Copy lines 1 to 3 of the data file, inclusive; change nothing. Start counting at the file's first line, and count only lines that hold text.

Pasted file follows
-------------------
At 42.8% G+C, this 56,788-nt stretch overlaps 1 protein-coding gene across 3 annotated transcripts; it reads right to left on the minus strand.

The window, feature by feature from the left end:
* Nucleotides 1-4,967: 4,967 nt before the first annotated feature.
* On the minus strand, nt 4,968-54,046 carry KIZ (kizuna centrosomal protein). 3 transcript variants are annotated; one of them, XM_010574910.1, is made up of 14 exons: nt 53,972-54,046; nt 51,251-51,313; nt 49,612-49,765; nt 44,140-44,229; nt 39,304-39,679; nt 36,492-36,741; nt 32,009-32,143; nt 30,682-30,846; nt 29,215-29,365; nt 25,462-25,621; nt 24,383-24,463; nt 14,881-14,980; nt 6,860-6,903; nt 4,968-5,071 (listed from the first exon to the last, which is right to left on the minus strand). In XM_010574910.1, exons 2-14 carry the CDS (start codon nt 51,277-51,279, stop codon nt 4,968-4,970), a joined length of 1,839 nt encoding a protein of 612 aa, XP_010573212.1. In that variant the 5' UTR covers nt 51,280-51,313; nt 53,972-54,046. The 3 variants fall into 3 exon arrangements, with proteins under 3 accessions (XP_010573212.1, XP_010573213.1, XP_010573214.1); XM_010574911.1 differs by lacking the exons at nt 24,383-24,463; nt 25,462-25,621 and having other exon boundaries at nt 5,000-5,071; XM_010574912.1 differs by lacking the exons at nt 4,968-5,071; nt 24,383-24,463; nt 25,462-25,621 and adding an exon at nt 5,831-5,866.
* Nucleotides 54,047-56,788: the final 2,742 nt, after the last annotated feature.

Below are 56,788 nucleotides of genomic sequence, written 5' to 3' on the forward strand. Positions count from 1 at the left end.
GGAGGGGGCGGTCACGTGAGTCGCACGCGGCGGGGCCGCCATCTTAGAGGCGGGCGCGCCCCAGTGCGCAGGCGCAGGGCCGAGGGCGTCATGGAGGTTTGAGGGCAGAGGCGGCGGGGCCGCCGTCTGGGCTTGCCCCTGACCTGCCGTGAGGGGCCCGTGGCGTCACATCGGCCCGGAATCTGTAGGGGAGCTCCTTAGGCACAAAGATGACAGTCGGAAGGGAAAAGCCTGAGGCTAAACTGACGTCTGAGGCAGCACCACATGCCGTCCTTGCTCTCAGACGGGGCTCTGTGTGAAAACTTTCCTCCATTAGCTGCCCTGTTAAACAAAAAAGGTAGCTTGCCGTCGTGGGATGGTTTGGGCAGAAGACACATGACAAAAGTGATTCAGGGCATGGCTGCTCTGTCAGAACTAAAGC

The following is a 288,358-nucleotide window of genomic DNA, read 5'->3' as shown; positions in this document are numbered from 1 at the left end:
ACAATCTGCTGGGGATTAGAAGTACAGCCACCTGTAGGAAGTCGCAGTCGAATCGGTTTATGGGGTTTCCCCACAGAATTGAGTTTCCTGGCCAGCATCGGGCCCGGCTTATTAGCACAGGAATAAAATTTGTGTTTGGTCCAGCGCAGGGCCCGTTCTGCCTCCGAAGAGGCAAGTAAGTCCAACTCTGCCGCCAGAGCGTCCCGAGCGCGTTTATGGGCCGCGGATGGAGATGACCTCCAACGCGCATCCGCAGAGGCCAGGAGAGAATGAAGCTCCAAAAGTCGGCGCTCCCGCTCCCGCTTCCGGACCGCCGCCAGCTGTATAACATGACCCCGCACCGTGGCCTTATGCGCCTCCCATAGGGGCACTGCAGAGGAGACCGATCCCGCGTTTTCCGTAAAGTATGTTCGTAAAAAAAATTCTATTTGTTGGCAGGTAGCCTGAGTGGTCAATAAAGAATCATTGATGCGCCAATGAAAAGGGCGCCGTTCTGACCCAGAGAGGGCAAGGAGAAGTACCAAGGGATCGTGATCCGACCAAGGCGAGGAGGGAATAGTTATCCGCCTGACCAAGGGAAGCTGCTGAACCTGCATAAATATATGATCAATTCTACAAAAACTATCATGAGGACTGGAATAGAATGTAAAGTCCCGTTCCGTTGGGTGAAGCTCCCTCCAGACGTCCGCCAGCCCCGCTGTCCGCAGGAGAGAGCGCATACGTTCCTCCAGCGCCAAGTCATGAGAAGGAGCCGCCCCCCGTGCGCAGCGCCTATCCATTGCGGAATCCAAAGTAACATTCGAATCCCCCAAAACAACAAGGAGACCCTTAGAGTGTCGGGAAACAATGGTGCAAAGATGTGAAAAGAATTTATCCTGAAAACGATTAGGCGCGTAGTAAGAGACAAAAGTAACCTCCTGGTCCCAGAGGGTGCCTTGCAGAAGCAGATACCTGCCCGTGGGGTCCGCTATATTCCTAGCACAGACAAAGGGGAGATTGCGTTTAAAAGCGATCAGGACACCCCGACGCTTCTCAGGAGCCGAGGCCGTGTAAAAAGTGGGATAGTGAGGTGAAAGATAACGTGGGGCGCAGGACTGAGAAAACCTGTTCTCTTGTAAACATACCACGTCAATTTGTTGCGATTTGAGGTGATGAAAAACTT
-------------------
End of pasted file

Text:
At 42.8% G+C, this 56,788-nt stretch overlaps 1 protein-coding gene across 3 annotated transcripts; it reads right to left on the minus strand.

The window, feature by feature from the left end:
* Nucleotides 1-4,967: 4,967 nt before the first annotated feature.